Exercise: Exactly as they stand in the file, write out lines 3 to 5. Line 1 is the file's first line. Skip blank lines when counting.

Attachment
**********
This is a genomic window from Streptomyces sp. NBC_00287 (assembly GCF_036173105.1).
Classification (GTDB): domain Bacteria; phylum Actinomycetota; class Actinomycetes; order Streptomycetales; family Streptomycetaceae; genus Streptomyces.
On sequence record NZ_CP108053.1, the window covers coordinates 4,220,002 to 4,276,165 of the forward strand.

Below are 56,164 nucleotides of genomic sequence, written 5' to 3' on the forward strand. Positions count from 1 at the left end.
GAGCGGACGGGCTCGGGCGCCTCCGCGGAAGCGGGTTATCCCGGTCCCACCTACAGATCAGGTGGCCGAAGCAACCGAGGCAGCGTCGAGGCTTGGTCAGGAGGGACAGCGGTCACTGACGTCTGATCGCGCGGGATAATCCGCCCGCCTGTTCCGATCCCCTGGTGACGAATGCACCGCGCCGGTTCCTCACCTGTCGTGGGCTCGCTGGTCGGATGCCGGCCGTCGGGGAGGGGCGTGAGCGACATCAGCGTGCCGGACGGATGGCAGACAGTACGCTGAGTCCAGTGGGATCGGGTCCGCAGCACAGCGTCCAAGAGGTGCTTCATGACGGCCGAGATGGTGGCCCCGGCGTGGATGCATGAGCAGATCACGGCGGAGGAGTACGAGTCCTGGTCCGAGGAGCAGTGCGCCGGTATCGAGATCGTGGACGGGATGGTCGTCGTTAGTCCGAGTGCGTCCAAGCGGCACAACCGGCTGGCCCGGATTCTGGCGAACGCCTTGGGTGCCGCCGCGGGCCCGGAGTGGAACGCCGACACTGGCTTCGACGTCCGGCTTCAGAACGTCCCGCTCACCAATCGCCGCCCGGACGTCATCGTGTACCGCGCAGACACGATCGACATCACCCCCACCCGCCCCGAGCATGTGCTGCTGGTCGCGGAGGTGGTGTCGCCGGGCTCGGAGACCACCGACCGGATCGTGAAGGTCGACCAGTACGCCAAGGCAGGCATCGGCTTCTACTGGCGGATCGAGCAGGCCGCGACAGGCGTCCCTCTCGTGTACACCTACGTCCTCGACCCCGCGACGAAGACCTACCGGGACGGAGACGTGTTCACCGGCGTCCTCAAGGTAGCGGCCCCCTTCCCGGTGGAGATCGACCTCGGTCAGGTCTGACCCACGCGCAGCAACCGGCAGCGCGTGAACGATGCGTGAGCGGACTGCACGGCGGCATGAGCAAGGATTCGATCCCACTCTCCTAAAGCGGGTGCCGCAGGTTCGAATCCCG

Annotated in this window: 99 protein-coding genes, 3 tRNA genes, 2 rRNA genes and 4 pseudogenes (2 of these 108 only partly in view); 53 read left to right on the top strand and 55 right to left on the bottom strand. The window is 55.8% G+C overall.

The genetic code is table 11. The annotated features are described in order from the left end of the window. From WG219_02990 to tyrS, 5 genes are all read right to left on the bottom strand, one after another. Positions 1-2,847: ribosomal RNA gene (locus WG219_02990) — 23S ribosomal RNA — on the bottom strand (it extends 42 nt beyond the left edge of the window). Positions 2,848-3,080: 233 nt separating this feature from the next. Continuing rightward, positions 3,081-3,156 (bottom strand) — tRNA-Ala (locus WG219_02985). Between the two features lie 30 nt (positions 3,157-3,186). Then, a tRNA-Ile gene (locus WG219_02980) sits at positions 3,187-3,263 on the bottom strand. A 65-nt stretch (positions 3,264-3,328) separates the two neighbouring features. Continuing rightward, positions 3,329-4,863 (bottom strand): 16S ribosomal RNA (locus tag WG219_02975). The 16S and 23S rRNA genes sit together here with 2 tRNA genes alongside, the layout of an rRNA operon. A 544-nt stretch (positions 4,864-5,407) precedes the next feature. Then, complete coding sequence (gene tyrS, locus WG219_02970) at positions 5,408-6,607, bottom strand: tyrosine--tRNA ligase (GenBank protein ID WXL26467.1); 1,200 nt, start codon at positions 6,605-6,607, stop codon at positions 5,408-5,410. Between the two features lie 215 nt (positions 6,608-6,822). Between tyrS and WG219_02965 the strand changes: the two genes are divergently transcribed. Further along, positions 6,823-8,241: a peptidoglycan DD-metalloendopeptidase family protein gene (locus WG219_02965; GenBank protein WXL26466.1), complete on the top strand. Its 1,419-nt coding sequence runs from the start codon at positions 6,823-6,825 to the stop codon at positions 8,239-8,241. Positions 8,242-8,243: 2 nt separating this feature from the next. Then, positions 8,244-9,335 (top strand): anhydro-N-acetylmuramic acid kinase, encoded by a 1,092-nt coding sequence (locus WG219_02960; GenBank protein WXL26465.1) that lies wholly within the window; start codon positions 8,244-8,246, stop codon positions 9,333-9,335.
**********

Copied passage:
On sequence record NZ_CP108053.1, the window covers coordinates 4,220,002 to 4,276,165 of the forward strand.

Below are 56,164 nucleotides of genomic sequence, written 5' to 3' on the forward strand. Positions count from 1 at the left end.
GAGCGGACGGGCTCGGGCGCCTCCGCGGAAGCGGGTTATCCCGGTCCCACCTACAGATCAGGTGGCCGAAGCAACCGAGGCAGCGTCGAGGCTTGGTCAGGAGGGACAGCGGTCACTGACGTCTGATCGCGCGGGATAATCCGCCCGCCTGTTCCGATCCCCTGGTGACGAATGCACCGCGCCGGTTCCTCACCTGTCGTGGGCTCGCTGGTCGGATGCCGGCCGTCGGGGAGGGGCGTGAGCGACATCAGCGTGCCGGACGGATGGCAGACAGTACGCTGAGTCCAGTGGGATCGGGTCCGCAGCACAGCGTCCAAGAGGTGCTTCATGACGGCCGAGATGGTGGCCCCGGCGTGGATGCATGAGCAGATCACGGCGGAGGAGTACGAGTCCTGGTCCGAGGAGCAGTGCGCCGGTATCGAGATCGTGGACGGGATGGTCGTCGTTAGTCCGAGTGCGTCCAAGCGGCACAACCGGCTGGCCCGGATTCTGGCGAACGCCTTGGGTGCCGCCGCGGGCCCGGAGTGGAACGCCGACACTGGCTTCGACGTCCGGCTTCAGAACGTCCCGCTCACCAATCGCCGCCCGGACGTCATCGTGTACCGCGCAGACACGATCGACATCACCCCCACCCGCCCCGAGCATGTGCTGCTGGTCGCGGAGGTGGTGTCGCCGGGCTCGGAGACCACCGACCGGATCGTGAAGGTCGACCAGTACGCCAAGGCAGGCATCGGCTTCTACTGGCGGATCGAGCAGGCCGCGACAGGCGTCCCTCTCGTGTACACCTACGTCCTCGACCCCGCGACGAAGACCTACCGGGACGGAGACGTGTTCACCGGCGTCCTCAAGGTAGCGGCCCCCTTCCCGGTGGAGATCGACCTCGGTCAGGTCTGACCCACGCGCAGCAACCGGCAGCGCGTGAACGATGCGTGAGCGGACTGCACGGCGGCATGAGCAAGGATTCGATCCCACTCTCCTAAAGCGGGTGCCGCAGGTTCGAATCCCG